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'Do people travel further to buy comparison goods rather than convenience goods?'

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Introduction

King-Wey Hii 10 Bonington Geography Coursework St Albans Field Trip Year 10 2003 'Do people travel further to buy comparison goods rather than convenience goods?' Introduction: My title asks, 'do people travel further to buy comparison goods rather than convenience goods?' My data collection was carried out in the central business district (CBD) of St Albans. My general aim is to investigate a range of interests of shoppers in the area and also a little on the land use in the CBD. Once sufficient data is collected I will be manipulating it to answer my hypothesis and to draw a conclusion from the relevant results. St Albans was visited on a Market day, which is held in the main street of the city every Wednesday and Saturday. It was a suitable study area as it has many different aspects to it which would suit the needs for different types of data collection for many students with a large variety of hypothesises and questions. St Albans is located in Hertforshire, south-eastern England, on the River Ver, near its confluence with the Colne. St Albans is situated on the northern fringe of Greater London. The district includes the city and the parishes of Colney Heath, Harpenden Rural, Harpenden Town, London Colney, Redbourn, St. ...read more.

Middle

First of all, it was quite difficult to fill in every shop on the map. Some of the stores were hard to find or couldn't be found at all. Also, the map was a little too small to fill in enough detail. The shopper's questionnaire was carried out later on in the day. Each person in each group was advised to ask at least 5 different people who were seen in their particular area of the CBD. By asking the actual shoppers in St Albans, it allowed us to see their interests, whether they came to shop for comparison goods or convenience goods, how far they have travelled to buy what they wanted to buy, where bouts they have come from etc. Each question in the questionnaire had a different purpose, and some had some problems with them: - 'Are you shopping in St Albans?': this was the first question asked. If the answer was 'no' to this question, most of the other questions that followed would be completely irrelevant. - 'Were you held up in any traffic jam?': there was a problem with this question because, if the person being questioned travelled by foot it would not be a relevant. ...read more.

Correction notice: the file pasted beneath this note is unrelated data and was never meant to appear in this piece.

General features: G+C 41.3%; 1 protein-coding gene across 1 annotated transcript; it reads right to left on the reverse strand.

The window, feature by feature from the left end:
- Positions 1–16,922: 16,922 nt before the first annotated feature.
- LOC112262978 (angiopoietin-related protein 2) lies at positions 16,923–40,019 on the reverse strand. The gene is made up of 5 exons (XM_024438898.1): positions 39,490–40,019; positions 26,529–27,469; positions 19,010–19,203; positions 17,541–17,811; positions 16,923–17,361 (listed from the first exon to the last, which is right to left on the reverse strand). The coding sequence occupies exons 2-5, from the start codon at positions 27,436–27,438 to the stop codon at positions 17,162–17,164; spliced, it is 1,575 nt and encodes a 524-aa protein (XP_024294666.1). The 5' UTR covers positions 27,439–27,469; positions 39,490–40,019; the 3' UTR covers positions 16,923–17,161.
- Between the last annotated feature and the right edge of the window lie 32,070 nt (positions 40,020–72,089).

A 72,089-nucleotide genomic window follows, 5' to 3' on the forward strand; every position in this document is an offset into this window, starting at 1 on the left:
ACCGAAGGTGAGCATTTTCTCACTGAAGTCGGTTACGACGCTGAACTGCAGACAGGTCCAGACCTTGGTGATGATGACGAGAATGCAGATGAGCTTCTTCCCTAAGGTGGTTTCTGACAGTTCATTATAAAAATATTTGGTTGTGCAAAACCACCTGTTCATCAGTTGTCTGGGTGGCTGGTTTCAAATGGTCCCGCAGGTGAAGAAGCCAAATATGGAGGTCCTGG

Conclusion

Also, all the reasons I have given as to why people may have travelled from particular places to buy either of the types of goods, even each other out. For example, the lack of variety of comparison stores lowers the distance people would be willing to travel for comparison goods, but at the same time the distance people would be willing to travel for convenience goods is being extended due to the unique market St Albans has. The results and interpretations don't particularly match text book predictions saying that people travel further to buy comparison goods than convenience goods. The ranges of the goods are very similar in this study and it shows that many factors can effect the distance people would be willing to travel to buy a particular good or to use a particular service. Therefore, one cannot always be grounded on the idea that comparison goods are always travelled further for than convenience goods are. To conclude, people do not travel further to buy comparison goods rather than convenience goods, but they travel about the same distances for either. * Acknowledgements: www.wikipedia.org (used to obtain background information on St Albans) www.mapquest.co.uk (used to obtain images of maps) Understanding GCSE Geography by Ann Bowen and John Pallister (used to obtain some geographical background) ...read more.

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